‘The Girl on the Train’: Here’s What It’s Really About
I read Paula Hawkins’s novel The Girl on the Train eagerly because it was touted as a book for fans of Gillian Flynn’s Gone Girl, which I loved. But I was disappointed in Train, which I found nowhere near as suspenseful or as psychologically adept as Gone Girl. Nonetheless, I did intend to see the film of Girl on the Train; however, life intervened and I still haven’t seen it.
This article by Lisa Rosman is about the film, which Rosman calls “a wonderfully faithful adaptation” of the book. Here’s Rosman’s description of what the book/film is “really about”:
What fascinates me most about this “Girl on the Train” … is that it has the audacity to embrace unlikeable female protagonists who don’t even like themselves. What’s more, the film asks us to do the same. Rachel is a self-pitying, explosive drunk; Anna, an unrepentant Stepford mom; Megan, an unreflective viper whose self-esteem relies on male surrender. Yet because we are shown the fissures in their self-reflections and the strength lurking beneath their surfaces, we root for them while accepting their limitations.
I did not have this reaction to the book, which I found shallow and therefore not very engaging. Rosman also raises an issue that has gotten a lot of play recently, namely the question of whether we need to like characters in order to assess a book as “good.” I don’t need to like characters, but I do need to understand them in order to consider a book good.
At any rate, I still want to see this movie, even though I think I’ve missed its run in theaters. Perhaps I’ll find the film more compelling than the book.
What about you?
Have you read the book and/or seen the film? What was your reaction?
Undead on the brain: What we talk about when we talk about zombies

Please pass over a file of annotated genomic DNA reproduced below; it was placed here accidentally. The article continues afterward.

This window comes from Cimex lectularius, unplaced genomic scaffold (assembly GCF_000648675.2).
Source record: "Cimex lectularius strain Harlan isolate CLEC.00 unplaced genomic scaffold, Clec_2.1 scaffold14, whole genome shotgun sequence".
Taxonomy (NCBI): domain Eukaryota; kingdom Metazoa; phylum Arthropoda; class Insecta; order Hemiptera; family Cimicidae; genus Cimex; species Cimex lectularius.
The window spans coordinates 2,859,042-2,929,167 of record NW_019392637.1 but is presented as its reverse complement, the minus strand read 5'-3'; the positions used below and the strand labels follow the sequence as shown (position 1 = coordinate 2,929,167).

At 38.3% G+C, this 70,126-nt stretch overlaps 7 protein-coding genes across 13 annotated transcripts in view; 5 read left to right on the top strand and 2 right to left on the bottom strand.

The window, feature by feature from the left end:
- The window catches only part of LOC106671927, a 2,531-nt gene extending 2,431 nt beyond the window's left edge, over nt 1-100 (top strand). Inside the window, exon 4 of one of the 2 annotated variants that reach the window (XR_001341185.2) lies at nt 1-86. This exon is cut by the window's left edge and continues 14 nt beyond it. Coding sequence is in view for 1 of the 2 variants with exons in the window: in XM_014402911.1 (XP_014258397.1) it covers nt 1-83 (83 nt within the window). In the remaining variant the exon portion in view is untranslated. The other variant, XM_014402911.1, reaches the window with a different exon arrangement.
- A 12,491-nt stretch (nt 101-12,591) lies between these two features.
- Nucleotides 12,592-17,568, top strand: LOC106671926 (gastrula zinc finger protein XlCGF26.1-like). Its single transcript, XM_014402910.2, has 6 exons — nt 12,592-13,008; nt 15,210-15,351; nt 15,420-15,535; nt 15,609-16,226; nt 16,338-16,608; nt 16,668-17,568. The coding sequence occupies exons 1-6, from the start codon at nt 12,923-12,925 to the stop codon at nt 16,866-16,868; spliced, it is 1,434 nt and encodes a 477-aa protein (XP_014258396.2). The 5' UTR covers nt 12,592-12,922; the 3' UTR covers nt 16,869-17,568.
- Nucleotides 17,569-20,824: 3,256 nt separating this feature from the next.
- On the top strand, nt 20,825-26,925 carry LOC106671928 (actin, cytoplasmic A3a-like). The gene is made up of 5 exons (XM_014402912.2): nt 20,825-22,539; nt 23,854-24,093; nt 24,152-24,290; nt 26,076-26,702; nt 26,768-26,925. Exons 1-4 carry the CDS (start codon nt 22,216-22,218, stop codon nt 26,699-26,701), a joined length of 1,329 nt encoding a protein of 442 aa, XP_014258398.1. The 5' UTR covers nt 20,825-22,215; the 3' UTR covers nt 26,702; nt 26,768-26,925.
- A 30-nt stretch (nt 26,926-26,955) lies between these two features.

I’ve frequently written that I don’t read books about zombies, werewolves, or vampires. Even though I understand that such creatures often represent certain cultural issues, I just don’t like to read about them. To each his own, I guess.
Nonetheless, Seattle Times writer Brendan Kiley does a good job here of explaining what zombies are all about:
Spoiler alert: This article isn’t really about zombies, and neither is “The Walking Dead,” one of the most popular cable-TV series in U.S. history.
They’re both about people, our anxieties about catastrophe and what kinds of communities we might form if central authority collapses. No government, no Wall Street, no power grid — just you, the strangers you stumble across and a kaleidoscope of dangers roaming the landscape. As the show’s human characters bounce around the southern U.S., they run into a spectrum of mini-societies (dictatorships, democracies, theocracies, loosely organized bands of feral killers) and try to figure out what kind of world they want to live in.
JOYCE CAROL OATES ON GREAT EDITORS, BAD REVIEWS, AND… THE INTERNET
Catherine LaSota carries on an email interview with prolific author Joyce Carol Oates:
Oates’s latest book, Soul at the White Heat, is a collection of her essays on the writing life and her insightful reviews of the work of more than two dozen writers, including H.P. Lovecraft, Lorrie Moore, Paul Auster, and Zadie Smith. The title of the book is taken from its epigraph, an Emily Dickinson poem about the passions that burn brightly within us, and it serves as apt introduction to Oates’s close analysis of writing in the pages to follow. In her dissection of an author’s work, Oates searches for that which drives the artist to create. She is clearly engaged with the writing she consumes, making her essays hugely useful to writers and other students of literature.
© 2016 by Mary Daniels Brown